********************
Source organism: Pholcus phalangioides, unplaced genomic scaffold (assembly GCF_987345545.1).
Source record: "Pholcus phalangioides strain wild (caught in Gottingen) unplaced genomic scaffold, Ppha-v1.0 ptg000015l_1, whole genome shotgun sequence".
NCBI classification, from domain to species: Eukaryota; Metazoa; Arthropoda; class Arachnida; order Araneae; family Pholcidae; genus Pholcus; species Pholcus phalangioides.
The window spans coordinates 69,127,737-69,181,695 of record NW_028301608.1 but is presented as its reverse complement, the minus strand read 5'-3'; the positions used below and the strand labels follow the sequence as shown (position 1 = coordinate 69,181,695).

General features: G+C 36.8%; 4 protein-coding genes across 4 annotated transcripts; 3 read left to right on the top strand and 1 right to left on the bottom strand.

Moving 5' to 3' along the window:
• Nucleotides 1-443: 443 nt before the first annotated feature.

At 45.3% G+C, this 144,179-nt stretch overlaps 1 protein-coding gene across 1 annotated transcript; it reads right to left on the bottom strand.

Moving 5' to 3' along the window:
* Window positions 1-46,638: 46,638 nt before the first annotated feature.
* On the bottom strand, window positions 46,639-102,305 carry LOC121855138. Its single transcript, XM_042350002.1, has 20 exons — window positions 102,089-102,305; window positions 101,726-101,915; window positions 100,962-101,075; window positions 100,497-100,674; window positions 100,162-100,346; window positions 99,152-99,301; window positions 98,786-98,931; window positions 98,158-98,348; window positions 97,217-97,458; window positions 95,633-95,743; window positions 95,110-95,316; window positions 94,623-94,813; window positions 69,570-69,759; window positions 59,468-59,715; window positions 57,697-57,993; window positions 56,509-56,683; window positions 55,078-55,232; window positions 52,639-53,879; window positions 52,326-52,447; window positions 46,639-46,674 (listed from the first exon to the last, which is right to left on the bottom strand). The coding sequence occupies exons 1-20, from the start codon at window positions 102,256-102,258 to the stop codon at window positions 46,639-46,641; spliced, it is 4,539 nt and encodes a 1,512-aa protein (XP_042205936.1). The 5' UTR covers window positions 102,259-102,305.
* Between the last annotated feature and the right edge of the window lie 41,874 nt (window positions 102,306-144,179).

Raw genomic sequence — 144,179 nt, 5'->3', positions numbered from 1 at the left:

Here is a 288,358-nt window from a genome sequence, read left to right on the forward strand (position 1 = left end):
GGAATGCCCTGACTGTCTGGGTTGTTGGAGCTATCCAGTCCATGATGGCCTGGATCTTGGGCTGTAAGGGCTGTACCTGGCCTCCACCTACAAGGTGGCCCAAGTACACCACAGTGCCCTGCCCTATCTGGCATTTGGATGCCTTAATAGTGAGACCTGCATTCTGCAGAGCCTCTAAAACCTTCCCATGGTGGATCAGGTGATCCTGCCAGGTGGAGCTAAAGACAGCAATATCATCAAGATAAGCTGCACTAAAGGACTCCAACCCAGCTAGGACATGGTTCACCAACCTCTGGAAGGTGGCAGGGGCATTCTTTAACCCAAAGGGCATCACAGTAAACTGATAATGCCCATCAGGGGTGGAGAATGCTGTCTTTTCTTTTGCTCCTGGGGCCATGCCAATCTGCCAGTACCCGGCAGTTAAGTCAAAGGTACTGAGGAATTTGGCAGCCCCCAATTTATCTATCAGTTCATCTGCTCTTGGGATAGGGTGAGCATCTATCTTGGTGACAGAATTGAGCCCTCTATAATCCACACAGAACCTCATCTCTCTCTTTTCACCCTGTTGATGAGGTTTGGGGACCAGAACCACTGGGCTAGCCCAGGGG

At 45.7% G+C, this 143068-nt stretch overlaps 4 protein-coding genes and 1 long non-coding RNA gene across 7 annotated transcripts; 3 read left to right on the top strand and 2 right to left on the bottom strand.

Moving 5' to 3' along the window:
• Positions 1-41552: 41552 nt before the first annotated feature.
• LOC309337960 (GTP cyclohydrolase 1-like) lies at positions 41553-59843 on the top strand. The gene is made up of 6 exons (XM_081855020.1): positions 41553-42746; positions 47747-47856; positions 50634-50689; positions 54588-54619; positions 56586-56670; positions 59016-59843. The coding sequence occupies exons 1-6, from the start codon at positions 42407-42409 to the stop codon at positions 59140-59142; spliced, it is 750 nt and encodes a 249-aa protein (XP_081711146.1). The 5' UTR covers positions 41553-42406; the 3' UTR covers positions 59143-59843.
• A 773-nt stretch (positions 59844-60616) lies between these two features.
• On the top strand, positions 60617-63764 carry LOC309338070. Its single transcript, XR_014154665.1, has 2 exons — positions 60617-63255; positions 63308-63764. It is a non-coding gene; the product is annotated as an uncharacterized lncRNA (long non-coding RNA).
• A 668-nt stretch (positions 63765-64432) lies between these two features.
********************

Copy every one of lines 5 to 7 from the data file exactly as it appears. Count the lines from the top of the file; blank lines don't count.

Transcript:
General features: G+C 36.8%; 4 protein-coding genes across 4 annotated transcripts; 3 read left to right on the top strand and 1 right to left on the bottom strand.

Moving 5' to 3' along the window:
• Nucleotides 1-443: 443 nt before the first annotated feature.